It is, in which they participated, their however, generally acknowledged, that this Sketch of the History of printed on vellum, in the King's liFrance is far superior to all that brary, five vols. 8vo. merits to be have preceded it, by a better choice recommended for the excellent meof facts, more judicious criticism, thod of the work, the exactness of and a closer and more profound study the details, and the extensive biblioof the original authorities. A His- graphical knowledge of the author, tory of King René, in two vols. 8vo. who signs himself M. V. P.-Mr. F. is in the press; the author is the Vis. Didot has reprinted in small 12mo. count L. F. de Villeneuve Barge- the Catalogus Librorum Officine Damont. The war with Spain con- nielis Elzevirii, &c. Amstelodami, tinues to give birth to numerous 1681. This typographical wonder, publications. The History of the say the French journals, is a reprint Invasions of Spain, from the Pheni- of a little book so scarce, that it necians to the present time, by M. de ver has been in the catalogue of any Boissi, is a pretty good compendium. sale, and its very existence has -Fine Arts. Among these are No. hitherto been unknown to all biblioIX. of Gau's Nubia, of which fine graphers; M. Didot, and M. Thompwork only three numbers more re- son engraver on wood, have repromain to be published. Nos. I. to duced the original, letter for letter, and VI. of the Collection of Greek Vases vignette for vignette, with extraordiof Count Lamberg, who was Am- nary perfection. Only 100 copies have bassador at Naples, at the same time been printed, 80 on Dutch paper, as Sir William Hamilton; it will and 20 on superfine Dutch paconsist of eighteen numbers. The per, resembling vellum; only 60 of editor is Count Alex. Delaborde, who the former, and 10 of the latter are is well known by other expensive on sale. A Poetarum Græcorum Sylworks, such as his Tableau de l'Es- loge, edited by the learned M. Boispagne, and his Monuments of France, sonade, is a valuable publication, of which continues to appear regularly: which three volumes are published : eighteen numbers out of forty are it is very well printed, în 32mo. It already published. Another inter- will form 25 volumes, comprising esting work, by the same author, is Homer, Hesiod, Æschylus, Sophocles, a Picturesque Tour in Austria, in Euripides, Aristophanes, Pindar, Calthree vols, folio, containing 163 plates. limachus, the Anthology,. &c. Be-Natural History. The proprietors sides this miniature edition of the of the works of Buffon, with the con- Greek poets, the same bookseller is tinuations, by several celebrated na- publishing the principal Latin auturalists, making 127 vols. 8vo. with thors, in 60 volumes; the Italian 1150 plates, offer to dispose of the Classic Poets, in 30 vols. ; the French remainder of the impression, by sub- Classics, in 50 vols.; and a select scription, a livraison of four vols. to library of English poets, in 36 vols.be issued every month. Of the Faune Poetry. The success of the work Française, by a society of able na- published by Messrs. Jouy and Jay turalists, nine numbers are publish- on their being released from the ed; the whole will form twelve vols. prison of St. Pelagie, has perhaps with 800 plates, (ten in a number) induced the publication of the Soucontaining representations of at least venirs Poetiques de Deux Prison6000 species. The Phytographie Me- niers, by J. D. Magalon, and A. Bardicale of Dr. Roques continues to gines. The name of M. Magalon is merit, as it successively appears, the familiar to most of our readers, the praises which have been bestowed journals having frequently spoken, upon it.-- Philology, Bibliography, &c. at the time of his being sent to Mr. Barbier has published the second prison, of the undue and unnecessary volume of his new edition of his va- harshness with which he was treated. luable Dictionary of Anonymous and The establishment of the Asiatic Pseudonymous works, written, trans- Society at Paris has given a new imlated, or published, in French and pulse to the study of Oriental literaLatin. This work is not merely a ture, and many valuable works may dry catalogue, interesting only to be expected from the press of the the lovers of books, but is full of society. Among other enterprises curious and instructive dissertations already determined upon is a new and facts. A catalogue of the books edition of Marco Polo from a manuscript in the King's Library, which academy was dispersed, and the contains twenty-six chapters that are royal printing office in confusion. not in any other edition. Mr. Klap- This important manuscript, after reroth's important work, Asia Poly- maining thirty-four years in the auglotta, in 4to. with atlas, in folio, is thor's portfolio, is now on the eve of now published.-Politics. Under this being published by M. Buchon, with head, a pamphlet with the title of the approbation of M. Dacier. M. Greece in 1821 and 1822, a political Buchon, we learn, intends to combine correspondence published by a Greek, it with a Collection of the National occasions much attention. The author Chronicles of France, written in the shows that the present struggle of vulgar tongue, which he is likewise the Greeks against the Turkish going to publish, (Froissart is to be power is not a revolution in the mo- subscribed for separately.) Considern acceptation of that term, nor an dering the importance of Froissart to insurrection against a legitimate go- the History of England, we cannot vernment, but a continuation of the but desire the speedy publication of war which the Greeks have never this edition of his valuable work. ceased to carry on against the Otto- We certainly consider it as a fortuman power.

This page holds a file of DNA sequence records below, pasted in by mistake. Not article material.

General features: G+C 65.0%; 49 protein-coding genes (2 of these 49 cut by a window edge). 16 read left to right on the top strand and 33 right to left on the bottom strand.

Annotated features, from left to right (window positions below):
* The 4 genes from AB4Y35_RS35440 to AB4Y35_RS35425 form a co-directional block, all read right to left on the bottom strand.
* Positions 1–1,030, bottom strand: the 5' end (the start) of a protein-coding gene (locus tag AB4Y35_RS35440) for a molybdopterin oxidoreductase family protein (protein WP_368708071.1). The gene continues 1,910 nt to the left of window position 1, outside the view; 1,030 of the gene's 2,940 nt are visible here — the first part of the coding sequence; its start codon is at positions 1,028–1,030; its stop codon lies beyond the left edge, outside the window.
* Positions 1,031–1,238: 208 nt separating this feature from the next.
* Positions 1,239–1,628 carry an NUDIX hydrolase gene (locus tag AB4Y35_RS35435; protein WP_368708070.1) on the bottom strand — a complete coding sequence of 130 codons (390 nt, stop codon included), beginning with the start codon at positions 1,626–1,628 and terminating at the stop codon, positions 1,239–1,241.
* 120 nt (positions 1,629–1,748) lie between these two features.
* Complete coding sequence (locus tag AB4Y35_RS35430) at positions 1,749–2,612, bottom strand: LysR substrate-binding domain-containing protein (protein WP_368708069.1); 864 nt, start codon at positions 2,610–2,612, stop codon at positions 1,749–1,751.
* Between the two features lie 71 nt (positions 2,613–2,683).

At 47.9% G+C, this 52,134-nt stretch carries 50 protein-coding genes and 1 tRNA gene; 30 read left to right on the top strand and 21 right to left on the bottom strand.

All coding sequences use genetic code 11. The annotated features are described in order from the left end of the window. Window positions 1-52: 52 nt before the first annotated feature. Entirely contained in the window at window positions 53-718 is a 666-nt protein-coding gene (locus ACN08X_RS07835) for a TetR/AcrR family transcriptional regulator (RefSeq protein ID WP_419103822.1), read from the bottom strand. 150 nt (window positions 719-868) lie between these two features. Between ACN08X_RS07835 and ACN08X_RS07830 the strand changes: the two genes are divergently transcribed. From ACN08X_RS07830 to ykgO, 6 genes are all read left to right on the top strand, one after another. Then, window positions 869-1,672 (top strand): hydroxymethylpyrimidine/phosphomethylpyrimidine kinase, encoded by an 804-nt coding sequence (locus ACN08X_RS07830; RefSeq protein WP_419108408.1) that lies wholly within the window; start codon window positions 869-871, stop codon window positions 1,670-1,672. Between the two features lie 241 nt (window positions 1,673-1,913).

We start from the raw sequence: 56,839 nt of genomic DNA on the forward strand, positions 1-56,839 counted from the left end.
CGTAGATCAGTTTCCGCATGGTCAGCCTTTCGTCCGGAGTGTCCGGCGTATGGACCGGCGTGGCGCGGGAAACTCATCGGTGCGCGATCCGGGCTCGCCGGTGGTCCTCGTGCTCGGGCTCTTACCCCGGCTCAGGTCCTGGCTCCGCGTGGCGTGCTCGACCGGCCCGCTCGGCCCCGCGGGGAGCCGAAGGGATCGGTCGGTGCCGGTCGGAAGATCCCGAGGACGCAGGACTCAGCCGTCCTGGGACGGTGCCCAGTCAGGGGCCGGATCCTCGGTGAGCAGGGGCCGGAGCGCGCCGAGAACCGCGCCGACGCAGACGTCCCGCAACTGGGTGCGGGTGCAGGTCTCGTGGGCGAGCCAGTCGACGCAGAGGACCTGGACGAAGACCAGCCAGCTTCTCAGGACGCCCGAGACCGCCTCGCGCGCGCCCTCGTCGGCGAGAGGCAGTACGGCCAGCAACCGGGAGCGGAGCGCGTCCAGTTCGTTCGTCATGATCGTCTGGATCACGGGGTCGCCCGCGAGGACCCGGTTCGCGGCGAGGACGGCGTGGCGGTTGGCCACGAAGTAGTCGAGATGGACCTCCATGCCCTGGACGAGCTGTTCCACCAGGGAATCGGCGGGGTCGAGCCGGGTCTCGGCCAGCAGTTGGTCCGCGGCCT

The Greeks do not nate coincidence that so much attenobey the Turkish government; they tion is paid, at the same time, yield to the armed preponderance of in France, England, and Germany, to their cruel oppressors, but they have the monuments of the obscurer peremained a distinct people; they riods of European history. The rehave not become assimilated and solution of the British government fused with their conquerors, as the to print the ancient chronicles, docuGauls with the Franks, or the Britons ments, &c. the important and intewith the Saxons, and the war has resting discoveries which have already never, wholly ceased; the Greeks been made in searching among the rehave de facto constantly protested cords buried under the accumulated against the Ottoman government; dust of centuries, the probable results and from the taking of Constanti, of the labours of the German Society, nople to our days, partial and local for printing ancient monuments of the resistance has never ceased; the middle ages (which we spoke of Maniots, the Sphackiots of Crete, last month,) the history of the house the brave defenders of Suli, and of Hohenstaufen by Raumer, the pubother mountain tribes, have always lication of which has been delayed for had arms in their hands, and the a short time, and lastly, the many love of liberty in their hearts. French publications, relative to the